The melting snow and falling rain could lead to minor flooding across the state in the coming 10 days, but there’s little risk of a large flood, state emergency management officials announced Thursday.

That forecast followed a meeting in Augusta of the meteorologists, geologists, emergency responders and others who sit on the Maine River Flow Advisory Commission.

“Given the snowpack and predicted precipitation over the next ten days, we have an above normal chance of minor flooding but do not foresee significant flooding at this time,” said Bob Lent, of the U.S. Geological Survey, in a news release about the commission’s forecast.

The group will continue to monitor the flood potential until all snow has melted, said Susan Faloon, spokeswoman for the Maine Emergency Management Agency, but it does not plan to meet again unless the conditions warrant it.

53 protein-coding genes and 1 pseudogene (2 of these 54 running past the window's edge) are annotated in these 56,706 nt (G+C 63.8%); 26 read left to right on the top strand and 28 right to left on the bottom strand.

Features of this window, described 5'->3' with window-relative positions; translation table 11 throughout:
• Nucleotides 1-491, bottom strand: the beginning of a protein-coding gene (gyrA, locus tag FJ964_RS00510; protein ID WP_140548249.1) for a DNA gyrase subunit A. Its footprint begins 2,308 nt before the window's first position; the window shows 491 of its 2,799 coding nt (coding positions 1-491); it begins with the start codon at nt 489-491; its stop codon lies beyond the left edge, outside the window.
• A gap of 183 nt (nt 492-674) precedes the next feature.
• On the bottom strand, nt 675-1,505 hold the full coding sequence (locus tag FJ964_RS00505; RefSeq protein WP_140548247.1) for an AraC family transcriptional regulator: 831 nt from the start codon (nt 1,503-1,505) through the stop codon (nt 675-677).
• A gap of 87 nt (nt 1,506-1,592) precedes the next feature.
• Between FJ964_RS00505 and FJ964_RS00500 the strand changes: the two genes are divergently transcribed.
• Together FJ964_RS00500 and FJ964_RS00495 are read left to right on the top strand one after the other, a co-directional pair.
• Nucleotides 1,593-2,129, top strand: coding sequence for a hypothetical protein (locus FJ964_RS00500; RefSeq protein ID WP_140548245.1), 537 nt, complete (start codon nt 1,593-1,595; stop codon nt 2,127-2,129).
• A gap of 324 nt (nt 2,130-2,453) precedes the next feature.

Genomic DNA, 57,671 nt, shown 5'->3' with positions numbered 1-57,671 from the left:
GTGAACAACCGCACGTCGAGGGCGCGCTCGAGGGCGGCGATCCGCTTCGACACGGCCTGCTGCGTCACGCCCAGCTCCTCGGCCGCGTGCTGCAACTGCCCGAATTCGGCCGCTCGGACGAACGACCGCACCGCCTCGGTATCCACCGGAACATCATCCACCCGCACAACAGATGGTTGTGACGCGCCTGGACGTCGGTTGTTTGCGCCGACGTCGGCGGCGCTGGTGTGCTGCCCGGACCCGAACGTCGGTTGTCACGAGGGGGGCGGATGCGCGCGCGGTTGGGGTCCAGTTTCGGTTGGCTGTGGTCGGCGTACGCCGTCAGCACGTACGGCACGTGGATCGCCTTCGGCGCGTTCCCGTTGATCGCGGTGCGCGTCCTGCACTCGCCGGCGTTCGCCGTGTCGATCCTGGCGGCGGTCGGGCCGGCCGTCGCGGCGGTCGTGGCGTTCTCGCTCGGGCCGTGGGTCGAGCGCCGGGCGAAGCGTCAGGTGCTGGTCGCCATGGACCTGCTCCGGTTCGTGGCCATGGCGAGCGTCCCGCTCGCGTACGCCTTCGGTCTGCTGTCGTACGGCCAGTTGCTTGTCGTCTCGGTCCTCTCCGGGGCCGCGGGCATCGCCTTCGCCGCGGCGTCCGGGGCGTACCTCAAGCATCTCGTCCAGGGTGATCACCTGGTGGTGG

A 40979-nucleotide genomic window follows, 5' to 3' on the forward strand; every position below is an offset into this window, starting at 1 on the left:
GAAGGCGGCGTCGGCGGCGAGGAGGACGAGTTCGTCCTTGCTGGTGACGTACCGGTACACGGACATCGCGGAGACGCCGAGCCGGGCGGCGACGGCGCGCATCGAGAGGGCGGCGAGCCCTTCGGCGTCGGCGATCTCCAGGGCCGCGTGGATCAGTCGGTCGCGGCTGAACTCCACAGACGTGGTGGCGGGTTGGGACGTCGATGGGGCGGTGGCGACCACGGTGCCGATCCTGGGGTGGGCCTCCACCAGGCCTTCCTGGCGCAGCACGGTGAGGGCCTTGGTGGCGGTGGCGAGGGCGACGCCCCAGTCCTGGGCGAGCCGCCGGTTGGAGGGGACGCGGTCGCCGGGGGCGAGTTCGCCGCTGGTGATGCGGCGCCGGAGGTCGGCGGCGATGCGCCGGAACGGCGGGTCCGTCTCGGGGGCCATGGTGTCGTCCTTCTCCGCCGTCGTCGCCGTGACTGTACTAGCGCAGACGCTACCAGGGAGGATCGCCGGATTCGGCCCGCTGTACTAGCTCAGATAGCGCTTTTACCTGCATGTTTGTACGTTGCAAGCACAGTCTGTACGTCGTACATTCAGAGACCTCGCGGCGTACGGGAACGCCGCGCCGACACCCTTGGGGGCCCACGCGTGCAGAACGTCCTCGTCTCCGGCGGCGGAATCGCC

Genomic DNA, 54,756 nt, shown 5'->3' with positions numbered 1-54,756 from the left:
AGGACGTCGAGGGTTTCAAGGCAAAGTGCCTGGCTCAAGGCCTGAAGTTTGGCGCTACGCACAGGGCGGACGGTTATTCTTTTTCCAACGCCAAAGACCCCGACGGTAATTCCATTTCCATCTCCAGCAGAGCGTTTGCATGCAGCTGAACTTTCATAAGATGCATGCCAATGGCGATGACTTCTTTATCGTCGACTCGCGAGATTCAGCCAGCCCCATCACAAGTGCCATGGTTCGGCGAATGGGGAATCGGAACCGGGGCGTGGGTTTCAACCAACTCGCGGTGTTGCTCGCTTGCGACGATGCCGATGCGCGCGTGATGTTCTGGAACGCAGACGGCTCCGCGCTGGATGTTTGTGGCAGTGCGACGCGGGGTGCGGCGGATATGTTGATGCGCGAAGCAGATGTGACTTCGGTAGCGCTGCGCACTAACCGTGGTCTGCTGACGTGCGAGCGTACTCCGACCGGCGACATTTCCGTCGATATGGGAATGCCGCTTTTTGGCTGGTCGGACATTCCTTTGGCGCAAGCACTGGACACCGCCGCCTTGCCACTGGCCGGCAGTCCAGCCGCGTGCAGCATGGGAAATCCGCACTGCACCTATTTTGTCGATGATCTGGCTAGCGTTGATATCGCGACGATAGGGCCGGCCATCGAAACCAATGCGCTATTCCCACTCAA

The group also has been monitoring drought conditions across Maine and reported that groundwater levels have improved since March. Last summer, drought caused wells and farms in parts of the state to dry out, but Faloon said that April will provide the best conditions for groundwater to be replenished.

To eliminate the drought, the ideal conditions would include higher-than-normal levels of precipitation and a slow, gradual melt of the state’s snowfall, according to a U.S. Geological Survey representative who was at the Thursday meeting.

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